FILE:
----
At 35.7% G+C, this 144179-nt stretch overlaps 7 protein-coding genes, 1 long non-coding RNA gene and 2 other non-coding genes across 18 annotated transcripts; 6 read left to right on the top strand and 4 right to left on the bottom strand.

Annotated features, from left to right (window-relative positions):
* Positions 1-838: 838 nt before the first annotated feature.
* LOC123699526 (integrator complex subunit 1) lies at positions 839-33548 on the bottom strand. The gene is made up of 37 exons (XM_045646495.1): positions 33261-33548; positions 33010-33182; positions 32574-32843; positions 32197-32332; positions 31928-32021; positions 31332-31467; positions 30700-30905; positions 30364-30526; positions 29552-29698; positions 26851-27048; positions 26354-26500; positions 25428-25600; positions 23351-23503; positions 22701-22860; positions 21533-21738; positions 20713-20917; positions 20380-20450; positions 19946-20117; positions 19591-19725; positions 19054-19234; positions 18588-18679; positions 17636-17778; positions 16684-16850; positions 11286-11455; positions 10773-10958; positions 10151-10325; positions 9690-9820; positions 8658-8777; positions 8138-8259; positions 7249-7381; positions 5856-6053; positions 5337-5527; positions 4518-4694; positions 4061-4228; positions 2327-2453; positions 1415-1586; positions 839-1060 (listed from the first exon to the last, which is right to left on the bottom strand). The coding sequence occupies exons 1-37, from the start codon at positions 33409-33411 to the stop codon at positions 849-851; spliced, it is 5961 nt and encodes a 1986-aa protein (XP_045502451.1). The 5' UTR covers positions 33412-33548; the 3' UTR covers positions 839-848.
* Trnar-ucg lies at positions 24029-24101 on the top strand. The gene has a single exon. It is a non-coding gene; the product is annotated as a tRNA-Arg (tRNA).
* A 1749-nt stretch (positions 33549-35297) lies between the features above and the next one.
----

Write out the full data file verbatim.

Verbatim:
At 35.7% G+C, this 144179-nt stretch overlaps 7 protein-coding genes, 1 long non-coding RNA gene and 2 other non-coding genes across 18 annotated transcripts; 6 read left to right on the top strand and 4 right to left on the bottom strand.

Annotated features, from left to right (window-relative positions):
* Positions 1-838: 838 nt before the first annotated feature.
* LOC123699526 (integrator complex subunit 1) lies at positions 839-33548 on the bottom strand. The gene is made up of 37 exons (XM_045646495.1): positions 33261-33548; positions 33010-33182; positions 32574-32843; positions 32197-32332; positions 31928-32021; positions 31332-31467; positions 30700-30905; positions 30364-30526; positions 29552-29698; positions 26851-27048; positions 26354-26500; positions 25428-25600; positions 23351-23503; positions 22701-22860; positions 21533-21738; positions 20713-20917; positions 20380-20450; positions 19946-20117; positions 19591-19725; positions 19054-19234; positions 18588-18679; positions 17636-17778; positions 16684-16850; positions 11286-11455; positions 10773-10958; positions 10151-10325; positions 9690-9820; positions 8658-8777; positions 8138-8259; positions 7249-7381; positions 5856-6053; positions 5337-5527; positions 4518-4694; positions 4061-4228; positions 2327-2453; positions 1415-1586; positions 839-1060 (listed from the first exon to the last, which is right to left on the bottom strand). The coding sequence occupies exons 1-37, from the start codon at positions 33409-33411 to the stop codon at positions 849-851; spliced, it is 5961 nt and encodes a 1986-aa protein (XP_045502451.1). The 5' UTR covers positions 33412-33548; the 3' UTR covers positions 839-848.
* Trnar-ucg lies at positions 24029-24101 on the top strand. The gene has a single exon. It is a non-coding gene; the product is annotated as a tRNA-Arg (tRNA).
* A 1749-nt stretch (positions 33549-35297) lies between the features above and the next one.